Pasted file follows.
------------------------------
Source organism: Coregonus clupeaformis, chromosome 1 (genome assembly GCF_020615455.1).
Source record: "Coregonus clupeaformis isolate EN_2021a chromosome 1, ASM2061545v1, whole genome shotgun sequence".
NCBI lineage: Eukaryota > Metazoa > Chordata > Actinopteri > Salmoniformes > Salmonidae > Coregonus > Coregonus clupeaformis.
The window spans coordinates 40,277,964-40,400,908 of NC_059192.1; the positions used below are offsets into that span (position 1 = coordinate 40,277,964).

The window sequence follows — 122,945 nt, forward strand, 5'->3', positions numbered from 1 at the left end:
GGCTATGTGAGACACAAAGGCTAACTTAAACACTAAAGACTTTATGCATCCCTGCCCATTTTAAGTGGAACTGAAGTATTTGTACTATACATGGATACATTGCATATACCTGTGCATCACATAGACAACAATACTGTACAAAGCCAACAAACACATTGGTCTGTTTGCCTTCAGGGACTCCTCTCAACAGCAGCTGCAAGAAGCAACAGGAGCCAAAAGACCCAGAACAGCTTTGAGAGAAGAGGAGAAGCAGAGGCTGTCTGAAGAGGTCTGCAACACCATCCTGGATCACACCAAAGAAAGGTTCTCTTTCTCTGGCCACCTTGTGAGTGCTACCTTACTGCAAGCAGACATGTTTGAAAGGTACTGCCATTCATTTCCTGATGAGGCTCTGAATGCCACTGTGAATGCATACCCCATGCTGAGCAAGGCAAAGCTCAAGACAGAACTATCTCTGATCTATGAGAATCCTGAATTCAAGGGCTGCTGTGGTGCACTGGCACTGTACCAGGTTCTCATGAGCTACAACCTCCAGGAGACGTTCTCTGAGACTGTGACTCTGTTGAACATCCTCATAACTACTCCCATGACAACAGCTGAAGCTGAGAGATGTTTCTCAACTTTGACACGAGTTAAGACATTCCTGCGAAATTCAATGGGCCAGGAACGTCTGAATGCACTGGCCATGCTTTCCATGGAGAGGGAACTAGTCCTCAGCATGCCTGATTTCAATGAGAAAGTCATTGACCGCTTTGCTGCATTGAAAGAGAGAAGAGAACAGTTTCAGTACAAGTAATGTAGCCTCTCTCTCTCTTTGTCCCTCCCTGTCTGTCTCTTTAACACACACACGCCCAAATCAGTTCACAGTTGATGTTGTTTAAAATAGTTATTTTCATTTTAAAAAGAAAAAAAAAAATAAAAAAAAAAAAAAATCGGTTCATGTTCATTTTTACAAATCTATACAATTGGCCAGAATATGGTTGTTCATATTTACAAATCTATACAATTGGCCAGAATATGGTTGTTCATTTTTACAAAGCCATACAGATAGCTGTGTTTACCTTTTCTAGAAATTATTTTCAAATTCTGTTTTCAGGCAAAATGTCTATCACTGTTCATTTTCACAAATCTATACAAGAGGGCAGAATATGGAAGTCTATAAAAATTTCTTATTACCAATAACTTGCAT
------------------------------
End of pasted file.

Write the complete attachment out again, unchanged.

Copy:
Source organism: Coregonus clupeaformis, chromosome 1 (genome assembly GCF_020615455.1).
Source record: "Coregonus clupeaformis isolate EN_2021a chromosome 1, ASM2061545v1, whole genome shotgun sequence".
NCBI lineage: Eukaryota > Metazoa > Chordata > Actinopteri > Salmoniformes > Salmonidae > Coregonus > Coregonus clupeaformis.
The window spans coordinates 40,277,964-40,400,908 of NC_059192.1; the positions used below are offsets into that span (position 1 = coordinate 40,277,964).

The window sequence follows — 122,945 nt, forward strand, 5'->3', positions numbered from 1 at the left end:
GGCTATGTGAGACACAAAGGCTAACTTAAACACTAAAGACTTTATGCATCCCTGCCCATTTTAAGTGGAACTGAAGTATTTGTACTATACATGGATACATTGCATATACCTGTGCATCACATAGACAACAATACTGTACAAAGCCAACAAACACATTGGTCTGTTTGCCTTCAGGGACTCCTCTCAACAGCAGCTGCAAGAAGCAACAGGAGCCAAAAGACCCAGAACAGCTTTGAGAGAAGAGGAGAAGCAGAGGCTGTCTGAAGAGGTCTGCAACACCATCCTGGATCACACCAAAGAAAGGTTCTCTTTCTCTGGCCACCTTGTGAGTGCTACCTTACTGCAAGCAGACATGTTTGAAAGGTACTGCCATTCATTTCCTGATGAGGCTCTGAATGCCACTGTGAATGCATACCCCATGCTGAGCAAGGCAAAGCTCAAGACAGAACTATCTCTGATCTATGAGAATCCTGAATTCAAGGGCTGCTGTGGTGCACTGGCACTGTACCAGGTTCTCATGAGCTACAACCTCCAGGAGACGTTCTCTGAGACTGTGACTCTGTTGAACATCCTCATAACTACTCCCATGACAACAGCTGAAGCTGAGAGATGTTTCTCAACTTTGACACGAGTTAAGACATTCCTGCGAAATTCAATGGGCCAGGAACGTCTGAATGCACTGGCCATGCTTTCCATGGAGAGGGAACTAGTCCTCAGCATGCCTGATTTCAATGAGAAAGTCATTGACCGCTTTGCTGCATTGAAAGAGAGAAGAGAACAGTTTCAGTACAAGTAATGTAGCCTCTCTCTCTCTTTGTCCCTCCCTGTCTGTCTCTTTAACACACACACGCCCAAATCAGTTCACAGTTGATGTTGTTTAAAATAGTTATTTTCATTTTAAAAAGAAAAAAAAAAATAAAAAAAAAAAAAAATCGGTTCATGTTCATTTTTACAAATCTATACAATTGGCCAGAATATGGTTGTTCATATTTACAAATCTATACAATTGGCCAGAATATGGTTGTTCATTTTTACAAAGCCATACAGATAGCTGTGTTTACCTTTTCTAGAAATTATTTTCAAATTCTGTTTTCAGGCAAAATGTCTATCACTGTTCATTTTCACAAATCTATACAAGAGGGCAGAATATGGAAGTCTATAAAAATTTCTTATTACCAATAACTTGCAT